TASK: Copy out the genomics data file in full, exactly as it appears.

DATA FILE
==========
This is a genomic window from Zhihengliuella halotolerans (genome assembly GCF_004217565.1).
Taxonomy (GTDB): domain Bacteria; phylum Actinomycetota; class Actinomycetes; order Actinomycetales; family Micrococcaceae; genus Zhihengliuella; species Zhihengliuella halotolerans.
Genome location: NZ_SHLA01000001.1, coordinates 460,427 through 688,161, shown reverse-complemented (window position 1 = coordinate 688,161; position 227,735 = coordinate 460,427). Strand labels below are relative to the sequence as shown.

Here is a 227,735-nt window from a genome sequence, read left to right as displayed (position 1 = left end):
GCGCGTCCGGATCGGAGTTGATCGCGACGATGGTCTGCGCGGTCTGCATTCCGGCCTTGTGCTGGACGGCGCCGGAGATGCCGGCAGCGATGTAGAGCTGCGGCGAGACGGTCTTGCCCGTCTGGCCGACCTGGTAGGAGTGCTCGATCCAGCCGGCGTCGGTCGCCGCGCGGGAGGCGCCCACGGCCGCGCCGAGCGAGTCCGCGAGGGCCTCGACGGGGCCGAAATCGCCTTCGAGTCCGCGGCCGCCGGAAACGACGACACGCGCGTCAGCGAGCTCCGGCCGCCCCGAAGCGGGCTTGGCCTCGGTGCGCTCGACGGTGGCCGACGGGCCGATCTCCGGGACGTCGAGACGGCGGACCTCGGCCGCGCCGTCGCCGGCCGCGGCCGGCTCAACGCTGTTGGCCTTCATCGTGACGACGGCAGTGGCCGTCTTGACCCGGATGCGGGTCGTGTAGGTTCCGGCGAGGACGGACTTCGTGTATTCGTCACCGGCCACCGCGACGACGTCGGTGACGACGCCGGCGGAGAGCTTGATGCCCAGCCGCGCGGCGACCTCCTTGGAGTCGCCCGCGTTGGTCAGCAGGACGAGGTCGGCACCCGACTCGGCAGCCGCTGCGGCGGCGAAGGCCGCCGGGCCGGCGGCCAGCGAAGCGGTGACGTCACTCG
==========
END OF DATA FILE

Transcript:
This is a genomic window from Zhihengliuella halotolerans (genome assembly GCF_004217565.1).
Taxonomy (GTDB): domain Bacteria; phylum Actinomycetota; class Actinomycetes; order Actinomycetales; family Micrococcaceae; genus Zhihengliuella; species Zhihengliuella halotolerans.
Genome location: NZ_SHLA01000001.1, coordinates 460,427 through 688,161, shown reverse-complemented (window position 1 = coordinate 688,161; position 227,735 = coordinate 460,427). Strand labels below are relative to the sequence as shown.

Here is a 227,735-nt window from a genome sequence, read left to right as displayed (position 1 = left end):
GCGCGTCCGGATCGGAGTTGATCGCGACGATGGTCTGCGCGGTCTGCATTCCGGCCTTGTGCTGGACGGCGCCGGAGATGCCGGCAGCGATGTAGAGCTGCGGCGAGACGGTCTTGCCCGTCTGGCCGACCTGGTAGGAGTGCTCGATCCAGCCGGCGTCGGTCGCCGCGCGGGAGGCGCCCACGGCCGCGCCGAGCGAGTCCGCGAGGGCCTCGACGGGGCCGAAATCGCCTTCGAGTCCGCGGCCGCCGGAAACGACGACACGCGCGTCAGCGAGCTCCGGCCGCCCCGAAGCGGGCTTGGCCTCGGTGCGCTCGACGGTGGCCGACGGGCCGATCTCCGGGACGTCGAGACGGCGGACCTCGGCCGCGCCGTCGCCGGCCGCGGCCGGCTCAACGCTGTTGGCCTTCATCGTGACGACGGCAGTGGCCGTCTTGACCCGGATGCGGGTCGTGTAGGTTCCGGCGAGGACGGACTTCGTGTATTCGTCACCGGCCACCGCGACGACGTCGGTGACGACGCCGGCGGAGAGCTTGATGCCCAGCCGCGCGGCGACCTCCTTGGAGTCGCCCGCGTTGGTCAGCAGGACGAGGTCGGCACCCGACTCGGCAGCCGCTGCGGCGGCGAAGGCCGCCGGGCCGGCGGCCAGCGAAGCGGTGACGTCACTCG